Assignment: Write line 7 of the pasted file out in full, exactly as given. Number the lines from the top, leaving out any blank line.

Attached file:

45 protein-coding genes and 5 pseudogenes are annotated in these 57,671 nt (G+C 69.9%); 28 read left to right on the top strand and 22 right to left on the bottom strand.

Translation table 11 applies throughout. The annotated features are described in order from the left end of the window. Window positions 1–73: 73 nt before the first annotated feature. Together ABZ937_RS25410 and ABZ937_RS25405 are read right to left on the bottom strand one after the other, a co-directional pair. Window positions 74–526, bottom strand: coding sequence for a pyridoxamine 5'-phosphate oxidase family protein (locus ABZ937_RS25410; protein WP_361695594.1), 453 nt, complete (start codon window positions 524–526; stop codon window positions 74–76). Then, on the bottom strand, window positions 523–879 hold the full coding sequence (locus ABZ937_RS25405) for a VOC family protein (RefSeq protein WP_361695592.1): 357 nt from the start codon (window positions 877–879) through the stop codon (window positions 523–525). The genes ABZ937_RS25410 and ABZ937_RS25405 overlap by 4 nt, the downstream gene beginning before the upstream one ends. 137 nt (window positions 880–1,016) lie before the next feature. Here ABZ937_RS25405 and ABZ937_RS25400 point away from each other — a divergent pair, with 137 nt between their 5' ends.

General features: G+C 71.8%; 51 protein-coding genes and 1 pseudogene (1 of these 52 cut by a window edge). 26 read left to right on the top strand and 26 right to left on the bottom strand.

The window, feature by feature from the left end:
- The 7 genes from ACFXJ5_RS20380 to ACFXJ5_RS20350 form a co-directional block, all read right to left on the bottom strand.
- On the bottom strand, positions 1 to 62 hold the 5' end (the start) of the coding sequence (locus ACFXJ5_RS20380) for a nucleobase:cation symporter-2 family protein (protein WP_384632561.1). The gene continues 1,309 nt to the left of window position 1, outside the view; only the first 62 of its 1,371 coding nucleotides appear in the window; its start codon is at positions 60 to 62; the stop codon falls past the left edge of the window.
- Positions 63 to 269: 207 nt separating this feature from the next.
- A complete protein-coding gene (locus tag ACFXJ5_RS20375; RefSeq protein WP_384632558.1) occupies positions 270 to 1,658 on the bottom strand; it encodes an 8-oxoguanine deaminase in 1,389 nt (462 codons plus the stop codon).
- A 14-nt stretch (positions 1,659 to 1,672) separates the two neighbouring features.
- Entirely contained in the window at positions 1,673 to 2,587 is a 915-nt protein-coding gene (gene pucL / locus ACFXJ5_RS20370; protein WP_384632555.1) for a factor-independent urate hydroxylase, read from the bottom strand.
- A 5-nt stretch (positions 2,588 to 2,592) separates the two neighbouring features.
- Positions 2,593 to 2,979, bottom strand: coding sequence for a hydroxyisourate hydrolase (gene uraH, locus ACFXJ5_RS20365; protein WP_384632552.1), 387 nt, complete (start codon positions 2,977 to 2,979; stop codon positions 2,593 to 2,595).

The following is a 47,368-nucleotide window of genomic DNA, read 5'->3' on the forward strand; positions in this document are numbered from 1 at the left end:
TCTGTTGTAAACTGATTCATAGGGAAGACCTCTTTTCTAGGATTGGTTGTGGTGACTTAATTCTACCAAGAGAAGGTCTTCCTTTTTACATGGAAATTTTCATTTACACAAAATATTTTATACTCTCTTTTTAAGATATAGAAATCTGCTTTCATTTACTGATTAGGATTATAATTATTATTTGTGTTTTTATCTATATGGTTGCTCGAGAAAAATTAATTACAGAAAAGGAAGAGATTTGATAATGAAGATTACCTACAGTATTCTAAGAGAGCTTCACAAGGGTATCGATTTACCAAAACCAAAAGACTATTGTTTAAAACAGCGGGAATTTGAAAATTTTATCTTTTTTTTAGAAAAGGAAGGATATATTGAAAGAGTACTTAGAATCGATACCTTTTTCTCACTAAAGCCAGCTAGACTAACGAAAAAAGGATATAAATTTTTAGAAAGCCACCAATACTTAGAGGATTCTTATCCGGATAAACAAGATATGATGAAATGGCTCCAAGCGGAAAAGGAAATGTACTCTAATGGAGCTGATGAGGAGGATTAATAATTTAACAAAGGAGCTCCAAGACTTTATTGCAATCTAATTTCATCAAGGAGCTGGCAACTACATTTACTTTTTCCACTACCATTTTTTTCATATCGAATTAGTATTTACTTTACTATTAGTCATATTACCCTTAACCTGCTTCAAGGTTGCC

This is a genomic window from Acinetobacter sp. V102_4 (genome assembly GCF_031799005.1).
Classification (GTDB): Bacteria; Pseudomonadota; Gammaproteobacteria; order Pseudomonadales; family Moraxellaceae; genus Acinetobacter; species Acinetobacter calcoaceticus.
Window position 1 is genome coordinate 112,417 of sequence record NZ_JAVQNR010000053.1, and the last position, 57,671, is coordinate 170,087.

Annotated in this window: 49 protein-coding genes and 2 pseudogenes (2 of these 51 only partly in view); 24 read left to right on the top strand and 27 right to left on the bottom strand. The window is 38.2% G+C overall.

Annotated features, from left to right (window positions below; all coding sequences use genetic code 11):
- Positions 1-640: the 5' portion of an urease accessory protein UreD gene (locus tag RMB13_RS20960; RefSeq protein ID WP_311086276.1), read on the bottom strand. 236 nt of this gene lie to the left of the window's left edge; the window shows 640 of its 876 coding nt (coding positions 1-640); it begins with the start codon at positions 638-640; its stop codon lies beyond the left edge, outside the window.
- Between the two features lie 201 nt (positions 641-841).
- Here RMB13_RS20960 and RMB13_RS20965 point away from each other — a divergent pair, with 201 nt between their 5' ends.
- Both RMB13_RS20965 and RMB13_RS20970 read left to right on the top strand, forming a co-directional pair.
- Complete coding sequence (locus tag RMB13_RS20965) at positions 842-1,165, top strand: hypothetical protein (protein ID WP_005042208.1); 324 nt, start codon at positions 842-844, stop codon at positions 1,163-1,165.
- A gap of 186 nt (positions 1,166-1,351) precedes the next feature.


- Positions 63 to 269: 207 nt separating this feature from the next.